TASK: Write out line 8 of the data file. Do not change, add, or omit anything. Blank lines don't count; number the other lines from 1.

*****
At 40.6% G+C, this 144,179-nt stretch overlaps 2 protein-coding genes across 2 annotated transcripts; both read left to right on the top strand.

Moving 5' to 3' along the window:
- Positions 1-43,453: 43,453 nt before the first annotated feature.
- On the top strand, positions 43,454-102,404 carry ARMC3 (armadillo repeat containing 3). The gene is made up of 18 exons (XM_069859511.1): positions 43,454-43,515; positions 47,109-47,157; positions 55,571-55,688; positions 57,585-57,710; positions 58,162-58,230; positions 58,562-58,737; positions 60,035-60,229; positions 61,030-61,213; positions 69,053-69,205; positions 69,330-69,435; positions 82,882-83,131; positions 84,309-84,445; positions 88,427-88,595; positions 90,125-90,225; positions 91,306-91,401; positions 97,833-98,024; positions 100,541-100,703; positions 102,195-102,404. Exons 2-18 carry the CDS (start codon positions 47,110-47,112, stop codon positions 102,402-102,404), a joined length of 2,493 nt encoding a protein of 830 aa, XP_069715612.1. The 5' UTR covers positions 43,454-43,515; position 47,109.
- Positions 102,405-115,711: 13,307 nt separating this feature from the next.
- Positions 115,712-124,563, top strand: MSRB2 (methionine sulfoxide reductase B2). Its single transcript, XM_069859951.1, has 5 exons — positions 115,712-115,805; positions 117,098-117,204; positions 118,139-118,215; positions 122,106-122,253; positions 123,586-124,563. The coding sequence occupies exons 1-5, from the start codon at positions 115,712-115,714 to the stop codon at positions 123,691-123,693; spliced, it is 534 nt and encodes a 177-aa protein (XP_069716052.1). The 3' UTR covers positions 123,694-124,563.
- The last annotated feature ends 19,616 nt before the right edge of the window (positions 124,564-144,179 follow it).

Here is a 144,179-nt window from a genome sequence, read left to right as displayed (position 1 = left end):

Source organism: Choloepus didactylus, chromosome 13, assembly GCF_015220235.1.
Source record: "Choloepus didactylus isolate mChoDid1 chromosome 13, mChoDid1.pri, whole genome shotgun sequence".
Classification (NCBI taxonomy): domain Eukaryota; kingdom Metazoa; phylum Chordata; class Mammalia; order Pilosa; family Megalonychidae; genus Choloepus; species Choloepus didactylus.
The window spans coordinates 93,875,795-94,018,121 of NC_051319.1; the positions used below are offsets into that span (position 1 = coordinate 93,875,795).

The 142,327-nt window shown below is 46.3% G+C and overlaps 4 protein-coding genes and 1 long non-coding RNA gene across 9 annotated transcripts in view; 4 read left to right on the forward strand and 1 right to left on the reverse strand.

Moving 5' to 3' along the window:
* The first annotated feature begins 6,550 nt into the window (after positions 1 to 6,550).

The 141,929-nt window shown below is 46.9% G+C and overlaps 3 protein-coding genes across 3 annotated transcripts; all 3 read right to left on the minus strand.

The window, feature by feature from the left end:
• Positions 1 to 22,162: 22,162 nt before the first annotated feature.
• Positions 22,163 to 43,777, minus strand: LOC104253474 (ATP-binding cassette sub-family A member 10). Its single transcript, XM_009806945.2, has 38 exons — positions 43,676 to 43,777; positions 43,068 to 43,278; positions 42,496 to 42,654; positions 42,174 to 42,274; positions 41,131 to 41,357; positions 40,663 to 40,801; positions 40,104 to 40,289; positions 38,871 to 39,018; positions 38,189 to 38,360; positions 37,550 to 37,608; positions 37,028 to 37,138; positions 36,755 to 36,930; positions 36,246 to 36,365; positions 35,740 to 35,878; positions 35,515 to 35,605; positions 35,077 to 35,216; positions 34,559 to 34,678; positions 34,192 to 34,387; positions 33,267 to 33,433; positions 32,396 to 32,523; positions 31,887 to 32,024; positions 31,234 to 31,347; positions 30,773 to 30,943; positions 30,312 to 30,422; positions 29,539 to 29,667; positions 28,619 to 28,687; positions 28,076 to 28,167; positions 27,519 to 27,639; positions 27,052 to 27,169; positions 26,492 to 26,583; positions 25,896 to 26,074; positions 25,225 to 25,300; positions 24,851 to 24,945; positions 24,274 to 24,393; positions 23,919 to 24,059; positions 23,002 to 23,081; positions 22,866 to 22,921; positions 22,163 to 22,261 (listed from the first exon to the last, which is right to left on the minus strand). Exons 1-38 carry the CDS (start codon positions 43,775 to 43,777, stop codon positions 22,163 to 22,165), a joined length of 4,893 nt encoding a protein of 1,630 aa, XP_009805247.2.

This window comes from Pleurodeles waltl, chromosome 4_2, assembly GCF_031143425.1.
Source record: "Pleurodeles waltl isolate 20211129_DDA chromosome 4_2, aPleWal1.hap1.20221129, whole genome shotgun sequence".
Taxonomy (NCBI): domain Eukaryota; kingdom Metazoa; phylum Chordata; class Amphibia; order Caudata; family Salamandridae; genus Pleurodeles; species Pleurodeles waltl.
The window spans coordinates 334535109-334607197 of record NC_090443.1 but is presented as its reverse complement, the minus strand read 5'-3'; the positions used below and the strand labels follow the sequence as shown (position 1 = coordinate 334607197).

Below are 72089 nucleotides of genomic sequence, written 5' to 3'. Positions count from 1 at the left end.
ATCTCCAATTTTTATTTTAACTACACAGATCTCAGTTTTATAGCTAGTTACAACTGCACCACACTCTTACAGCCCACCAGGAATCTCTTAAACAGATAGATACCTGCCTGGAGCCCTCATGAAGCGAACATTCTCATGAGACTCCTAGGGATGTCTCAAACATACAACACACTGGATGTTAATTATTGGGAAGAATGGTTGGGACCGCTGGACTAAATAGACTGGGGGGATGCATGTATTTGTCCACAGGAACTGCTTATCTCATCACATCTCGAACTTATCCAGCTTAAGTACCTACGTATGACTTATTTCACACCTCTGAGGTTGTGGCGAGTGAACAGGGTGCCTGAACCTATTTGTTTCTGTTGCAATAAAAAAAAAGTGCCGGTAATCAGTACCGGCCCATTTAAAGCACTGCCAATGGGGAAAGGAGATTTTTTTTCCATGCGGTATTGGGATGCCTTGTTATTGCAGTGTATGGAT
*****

Here is a 144,179-nt window from a genome sequence, read left to right as displayed (position 1 = left end):